Quote from: ppulatie on October 01, 2015, 10:41:56 AM
A beautiful young lady. Congrats...............you made a wise decision.
The subject of abortion is such a personal issue that most discussions become highly charged and emotion. Add to that the "conflict" between government, religion, morality and science, and there is no ready answer.
With the availability of many different contraception devices today, abortions should be greatly reduced. However, so many people decry the use of contraception especially on religious grounds, it remains a problem.
What defines life? When does it begin? When the egg is fertilized, when it attaches to the wall, at a specific time period of development, or when it becomes a viable living entity outside of the womb? Everyone has a different opinion and science or law cannot answer that question yet. So the "conflict" will continue.
As to Planned Parenthood, yesterday proved my point on abortion never being banned. Overwhelmingly, Congress approved continued funding for PP. The consequences of defunding PP was too much for even the Pubbies to consider.
Abortion funding for PP is barred by law. But this is such a joke. One simply changes bookkeeping entries showing that the abortion costs came from sources other than the government, and everything is fine. The politicians know this, but they don't care.
Unfortunately, the abortion divide will continue............and both advocating sides will profit from it.
I think we can agree that when body parts are harvested, it is well beyond a "clump of cells".
Reply #205 on:
October 01, 2015, 04:15:39 PM »
I will agree to that.
Reply #206 on:
October 02, 2015, 11:58:46 AM »
On abortion I would concede that laws won't be changed radically anytime soon. First you charge hearts and change minds which takes time and requires taking an honest look at the facts. It isn't murder with criminal intent if people don't even know they are doing something wrong. My intent with many posts here is to draw attention and logic to what is happening and see if people can see that convenience abortions (98% of abortions) are wrong.
Planned Parenthood proved my point by selling body parts.
Women already have control over their own bodies, except in the context of rape.
Dr. Ben Carson on abortion
Reply #207 on:
October 26, 2015, 12:53:32 PM »
Re: Abortion, Obama: That is a child in the womb! Feed it better.
Reply #208 on:
December 23, 2015, 10:26:17 AM »
First a small footnote, 200,000 abortions 'performed' since the last post in this thread 2 months ago, with black children three times as likely to be killed as white children. Black lives matter, whatever, I digress...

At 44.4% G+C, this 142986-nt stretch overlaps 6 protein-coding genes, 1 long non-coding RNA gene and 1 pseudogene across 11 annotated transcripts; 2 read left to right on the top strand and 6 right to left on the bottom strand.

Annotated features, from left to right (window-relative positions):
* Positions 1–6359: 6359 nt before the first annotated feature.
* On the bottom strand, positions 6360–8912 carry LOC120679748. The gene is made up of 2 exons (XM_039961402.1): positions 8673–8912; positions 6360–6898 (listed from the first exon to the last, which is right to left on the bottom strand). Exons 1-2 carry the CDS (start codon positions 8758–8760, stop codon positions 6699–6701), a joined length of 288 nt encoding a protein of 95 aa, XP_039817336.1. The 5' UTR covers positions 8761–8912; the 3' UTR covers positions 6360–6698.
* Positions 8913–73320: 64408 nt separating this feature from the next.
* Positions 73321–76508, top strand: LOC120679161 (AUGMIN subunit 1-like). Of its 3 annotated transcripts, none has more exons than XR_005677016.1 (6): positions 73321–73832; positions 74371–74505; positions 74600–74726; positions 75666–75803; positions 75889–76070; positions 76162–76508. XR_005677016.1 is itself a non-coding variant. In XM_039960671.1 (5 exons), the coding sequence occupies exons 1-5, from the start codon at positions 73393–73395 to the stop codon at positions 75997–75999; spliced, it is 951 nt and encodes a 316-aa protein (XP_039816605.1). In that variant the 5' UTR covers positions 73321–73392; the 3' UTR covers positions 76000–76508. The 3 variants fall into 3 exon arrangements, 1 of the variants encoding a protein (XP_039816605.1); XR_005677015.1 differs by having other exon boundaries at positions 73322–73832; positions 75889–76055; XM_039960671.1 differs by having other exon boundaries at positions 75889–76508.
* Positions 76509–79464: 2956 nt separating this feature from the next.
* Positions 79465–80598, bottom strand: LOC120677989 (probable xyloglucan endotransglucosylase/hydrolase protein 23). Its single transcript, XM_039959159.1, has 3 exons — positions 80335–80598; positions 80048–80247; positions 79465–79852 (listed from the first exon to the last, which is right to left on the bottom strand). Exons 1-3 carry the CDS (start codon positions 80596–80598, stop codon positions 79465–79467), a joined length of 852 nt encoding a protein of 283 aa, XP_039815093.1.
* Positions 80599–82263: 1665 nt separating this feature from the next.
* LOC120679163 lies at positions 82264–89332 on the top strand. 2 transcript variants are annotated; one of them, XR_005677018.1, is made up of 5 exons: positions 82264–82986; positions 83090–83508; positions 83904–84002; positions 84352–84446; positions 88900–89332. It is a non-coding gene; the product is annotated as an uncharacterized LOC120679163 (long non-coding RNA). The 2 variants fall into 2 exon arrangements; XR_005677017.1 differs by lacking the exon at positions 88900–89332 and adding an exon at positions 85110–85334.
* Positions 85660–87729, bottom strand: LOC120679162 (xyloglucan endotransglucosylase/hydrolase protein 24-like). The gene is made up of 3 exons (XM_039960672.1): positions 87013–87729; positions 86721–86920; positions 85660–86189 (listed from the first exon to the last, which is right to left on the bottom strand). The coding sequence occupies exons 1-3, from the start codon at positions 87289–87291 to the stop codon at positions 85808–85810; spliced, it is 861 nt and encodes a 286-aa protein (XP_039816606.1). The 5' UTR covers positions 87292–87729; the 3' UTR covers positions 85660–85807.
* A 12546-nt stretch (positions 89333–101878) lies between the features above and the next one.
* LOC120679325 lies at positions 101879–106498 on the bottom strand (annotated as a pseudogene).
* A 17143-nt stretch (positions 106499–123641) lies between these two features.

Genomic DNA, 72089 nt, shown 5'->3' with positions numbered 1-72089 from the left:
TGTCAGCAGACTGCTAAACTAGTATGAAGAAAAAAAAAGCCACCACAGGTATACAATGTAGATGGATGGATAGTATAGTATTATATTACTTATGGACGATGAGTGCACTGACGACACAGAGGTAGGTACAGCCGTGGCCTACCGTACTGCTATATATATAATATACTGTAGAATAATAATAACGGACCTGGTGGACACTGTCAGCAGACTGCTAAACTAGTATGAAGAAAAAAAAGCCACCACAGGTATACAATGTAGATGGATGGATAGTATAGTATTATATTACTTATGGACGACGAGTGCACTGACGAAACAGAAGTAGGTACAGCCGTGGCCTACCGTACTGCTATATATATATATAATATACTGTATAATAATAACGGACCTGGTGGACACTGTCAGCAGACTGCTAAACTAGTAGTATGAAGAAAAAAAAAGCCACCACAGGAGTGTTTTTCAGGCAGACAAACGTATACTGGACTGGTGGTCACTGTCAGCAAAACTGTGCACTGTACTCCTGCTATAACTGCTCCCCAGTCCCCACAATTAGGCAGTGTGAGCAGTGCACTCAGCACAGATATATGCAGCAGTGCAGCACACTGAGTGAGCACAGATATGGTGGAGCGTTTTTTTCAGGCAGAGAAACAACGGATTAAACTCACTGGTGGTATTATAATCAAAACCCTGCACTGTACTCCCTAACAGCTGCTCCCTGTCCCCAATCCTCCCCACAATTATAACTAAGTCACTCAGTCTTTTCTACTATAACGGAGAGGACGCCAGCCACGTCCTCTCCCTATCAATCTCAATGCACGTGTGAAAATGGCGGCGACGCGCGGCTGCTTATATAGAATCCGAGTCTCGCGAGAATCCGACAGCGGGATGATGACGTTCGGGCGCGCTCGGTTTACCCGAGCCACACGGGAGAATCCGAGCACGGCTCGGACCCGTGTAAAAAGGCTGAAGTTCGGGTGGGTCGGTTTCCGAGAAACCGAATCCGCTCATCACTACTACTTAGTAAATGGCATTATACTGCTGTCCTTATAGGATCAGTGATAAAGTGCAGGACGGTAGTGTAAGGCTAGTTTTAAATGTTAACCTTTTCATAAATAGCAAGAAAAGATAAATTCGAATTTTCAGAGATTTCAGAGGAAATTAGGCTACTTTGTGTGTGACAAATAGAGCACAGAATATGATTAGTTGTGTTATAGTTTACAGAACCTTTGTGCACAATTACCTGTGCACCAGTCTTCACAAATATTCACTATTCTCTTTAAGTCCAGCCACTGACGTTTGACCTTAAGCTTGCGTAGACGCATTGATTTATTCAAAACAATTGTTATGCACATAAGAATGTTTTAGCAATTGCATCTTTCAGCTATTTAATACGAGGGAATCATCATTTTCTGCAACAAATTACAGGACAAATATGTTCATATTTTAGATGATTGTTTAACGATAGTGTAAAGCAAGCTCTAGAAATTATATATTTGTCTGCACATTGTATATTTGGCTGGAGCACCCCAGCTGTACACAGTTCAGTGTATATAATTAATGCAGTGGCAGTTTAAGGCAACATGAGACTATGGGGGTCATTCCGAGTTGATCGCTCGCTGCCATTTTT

It was interesting to catch Justice Breyer a few years back calling the woman involved in an abortion a "mother', begging the question, mother of what?
Now we have Pres Obama's administration referring to the unborn as a child - when it involves increased federal spending on social programs. (There is a human in there!)
This should go under cognitive dissonance of the left but I will keep it in its subject thread.
Same President previously called a fetus that survives an abortion a child and corrected himself, it is a "fetus living outside the womb". Good grief.
If you call them children, no one would be allowed to kill them, and that is the religion of the left. Science, photography, DNA and common sense be damned.
Whoever proofread the new White House paper on food stamps must not have been briefed on this argument.
The paper says women are "mothers" while still only pregnant. And one of the paper's key points -- printed in bold in the executive summary -- is: The Supplemental Nutrition Assistance Program's "
positive impact on children begins even before birth
and lasts well beyond their childhood years." (Who knew?!!)
The paper elaborates: "Recent research focusing on the rollout of the Food Stamp Program in the 1960s and 1970s shows the benefits begin even before a child is born:
who receive Food Stamps
have a reduced incidence of low-birth weight babies by between 5 and 12 percent." (Mother of what? It's a baby in there??!!)
If we had more free food assistance, we would have healthier body parts for the taxpayer funded industry of growing and harvesting small humans for profit. Maybe we can balance the budget and fix healthcare with higher quality and healthier, aborted fetus organs...
Last Edit: December 23, 2015, 10:36:10 AM by DougMacG
8 questions the msm won't ask Hillary about abortion
Reply #209 on:
January 26, 2016, 11:38:34 AM »
Mrs. Clinton, just a few questions:
A new Marist poll shows that 81% of Americans support some restrictions on abortion. Do you disagree with 81% of Americans on this issue? If not, what restrictions on abortion would you support?
The same poll found that 66% of pro-choice Americans would restrict abortion to the first three months of pregnancy. Do you stand with the majority of pro-choice Americans on this issue?
Your husband famously said that abortion should be “safe, legal, and rare.” Do you agree or disagree with that statement?
If you agree that abortion should be safe, would you support legislation that would require abortion clinics to meet minimum standards for patient safety and sanitary conditions?
Why should abortion be rare?
Do you condemn China’s policy of forced abortion as a violation of a woman’s right to choose?